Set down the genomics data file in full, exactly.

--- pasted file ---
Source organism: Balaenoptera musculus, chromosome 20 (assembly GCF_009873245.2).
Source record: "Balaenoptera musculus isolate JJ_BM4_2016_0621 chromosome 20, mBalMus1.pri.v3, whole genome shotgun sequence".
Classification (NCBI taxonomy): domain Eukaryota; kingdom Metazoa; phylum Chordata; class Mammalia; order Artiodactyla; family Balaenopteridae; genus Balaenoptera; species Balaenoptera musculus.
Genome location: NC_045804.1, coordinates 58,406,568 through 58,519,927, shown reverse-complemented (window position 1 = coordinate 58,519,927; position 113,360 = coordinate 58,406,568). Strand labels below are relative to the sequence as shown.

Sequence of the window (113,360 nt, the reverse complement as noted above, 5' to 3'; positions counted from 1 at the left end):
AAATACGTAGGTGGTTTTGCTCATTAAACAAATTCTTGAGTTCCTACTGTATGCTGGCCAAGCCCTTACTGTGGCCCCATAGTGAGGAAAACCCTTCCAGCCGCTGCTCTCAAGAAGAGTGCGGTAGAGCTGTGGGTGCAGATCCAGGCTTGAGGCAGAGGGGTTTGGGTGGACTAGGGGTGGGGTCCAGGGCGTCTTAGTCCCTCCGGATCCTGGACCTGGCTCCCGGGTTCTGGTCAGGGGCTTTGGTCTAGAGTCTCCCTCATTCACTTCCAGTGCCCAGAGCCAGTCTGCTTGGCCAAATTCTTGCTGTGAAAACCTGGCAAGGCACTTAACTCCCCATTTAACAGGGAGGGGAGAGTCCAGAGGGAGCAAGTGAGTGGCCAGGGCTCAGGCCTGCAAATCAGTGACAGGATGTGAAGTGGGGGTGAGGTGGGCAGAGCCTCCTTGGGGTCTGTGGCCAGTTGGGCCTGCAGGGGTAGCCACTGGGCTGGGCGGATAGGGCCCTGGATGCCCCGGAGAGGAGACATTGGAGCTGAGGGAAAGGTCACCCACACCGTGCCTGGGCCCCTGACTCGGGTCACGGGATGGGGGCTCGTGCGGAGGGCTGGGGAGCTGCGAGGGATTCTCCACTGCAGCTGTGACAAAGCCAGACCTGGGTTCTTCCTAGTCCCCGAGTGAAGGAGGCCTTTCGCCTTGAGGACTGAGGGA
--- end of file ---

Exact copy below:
Source organism: Balaenoptera musculus, chromosome 20 (assembly GCF_009873245.2).
Source record: "Balaenoptera musculus isolate JJ_BM4_2016_0621 chromosome 20, mBalMus1.pri.v3, whole genome shotgun sequence".
Classification (NCBI taxonomy): domain Eukaryota; kingdom Metazoa; phylum Chordata; class Mammalia; order Artiodactyla; family Balaenopteridae; genus Balaenoptera; species Balaenoptera musculus.
Genome location: NC_045804.1, coordinates 58,406,568 through 58,519,927, shown reverse-complemented (window position 1 = coordinate 58,519,927; position 113,360 = coordinate 58,406,568). Strand labels below are relative to the sequence as shown.

Sequence of the window (113,360 nt, the reverse complement as noted above, 5' to 3'; positions counted from 1 at the left end):
AAATACGTAGGTGGTTTTGCTCATTAAACAAATTCTTGAGTTCCTACTGTATGCTGGCCAAGCCCTTACTGTGGCCCCATAGTGAGGAAAACCCTTCCAGCCGCTGCTCTCAAGAAGAGTGCGGTAGAGCTGTGGGTGCAGATCCAGGCTTGAGGCAGAGGGGTTTGGGTGGACTAGGGGTGGGGTCCAGGGCGTCTTAGTCCCTCCGGATCCTGGACCTGGCTCCCGGGTTCTGGTCAGGGGCTTTGGTCTAGAGTCTCCCTCATTCACTTCCAGTGCCCAGAGCCAGTCTGCTTGGCCAAATTCTTGCTGTGAAAACCTGGCAAGGCACTTAACTCCCCATTTAACAGGGAGGGGAGAGTCCAGAGGGAGCAAGTGAGTGGCCAGGGCTCAGGCCTGCAAATCAGTGACAGGATGTGAAGTGGGGGTGAGGTGGGCAGAGCCTCCTTGGGGTCTGTGGCCAGTTGGGCCTGCAGGGGTAGCCACTGGGCTGGGCGGATAGGGCCCTGGATGCCCCGGAGAGGAGACATTGGAGCTGAGGGAAAGGTCACCCACACCGTGCCTGGGCCCCTGACTCGGGTCACGGGATGGGGGCTCGTGCGGAGGGCTGGGGAGCTGCGAGGGATTCTCCACTGCAGCTGTGACAAAGCCAGACCTGGGTTCTTCCTAGTCCCCGAGTGAAGGAGGCCTTTCGCCTTGAGGACTGAGGGA